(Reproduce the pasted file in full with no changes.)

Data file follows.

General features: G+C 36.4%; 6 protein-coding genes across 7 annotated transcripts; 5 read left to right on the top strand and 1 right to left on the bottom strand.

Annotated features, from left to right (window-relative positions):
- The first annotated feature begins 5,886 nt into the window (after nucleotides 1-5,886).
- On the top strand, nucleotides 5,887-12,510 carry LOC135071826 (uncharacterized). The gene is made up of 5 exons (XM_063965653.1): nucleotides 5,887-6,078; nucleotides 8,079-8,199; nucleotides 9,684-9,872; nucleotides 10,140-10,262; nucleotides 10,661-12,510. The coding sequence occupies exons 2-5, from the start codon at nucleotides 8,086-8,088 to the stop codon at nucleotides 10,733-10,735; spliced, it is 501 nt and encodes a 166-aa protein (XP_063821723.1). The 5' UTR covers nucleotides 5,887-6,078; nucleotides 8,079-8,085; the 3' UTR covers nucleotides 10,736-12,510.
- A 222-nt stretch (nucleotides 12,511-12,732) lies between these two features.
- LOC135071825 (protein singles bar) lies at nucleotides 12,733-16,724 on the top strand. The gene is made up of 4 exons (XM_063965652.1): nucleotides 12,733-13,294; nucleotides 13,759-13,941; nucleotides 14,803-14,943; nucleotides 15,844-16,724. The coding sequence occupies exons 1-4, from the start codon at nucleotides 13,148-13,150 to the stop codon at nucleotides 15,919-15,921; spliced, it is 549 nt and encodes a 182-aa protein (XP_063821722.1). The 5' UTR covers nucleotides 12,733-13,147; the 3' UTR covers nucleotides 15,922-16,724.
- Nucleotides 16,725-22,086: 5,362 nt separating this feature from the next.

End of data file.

General features: G+C 36.4%; 6 protein-coding genes across 7 annotated transcripts; 5 read left to right on the top strand and 1 right to left on the bottom strand.

Annotated features, from left to right (window-relative positions):
- The first annotated feature begins 5,886 nt into the window (after nucleotides 1-5,886).
- On the top strand, nucleotides 5,887-12,510 carry LOC135071826 (uncharacterized). The gene is made up of 5 exons (XM_063965653.1): nucleotides 5,887-6,078; nucleotides 8,079-8,199; nucleotides 9,684-9,872; nucleotides 10,140-10,262; nucleotides 10,661-12,510. The coding sequence occupies exons 2-5, from the start codon at nucleotides 8,086-8,088 to the stop codon at nucleotides 10,733-10,735; spliced, it is 501 nt and encodes a 166-aa protein (XP_063821723.1). The 5' UTR covers nucleotides 5,887-6,078; nucleotides 8,079-8,085; the 3' UTR covers nucleotides 10,736-12,510.
- A 222-nt stretch (nucleotides 12,511-12,732) lies between these two features.
- LOC135071825 (protein singles bar) lies at nucleotides 12,733-16,724 on the top strand. The gene is made up of 4 exons (XM_063965652.1): nucleotides 12,733-13,294; nucleotides 13,759-13,941; nucleotides 14,803-14,943; nucleotides 15,844-16,724. The coding sequence occupies exons 1-4, from the start codon at nucleotides 13,148-13,150 to the stop codon at nucleotides 15,919-15,921; spliced, it is 549 nt and encodes a 182-aa protein (XP_063821722.1). The 5' UTR covers nucleotides 12,733-13,147; the 3' UTR covers nucleotides 15,922-16,724.
- Nucleotides 16,725-22,086: 5,362 nt separating this feature from the next.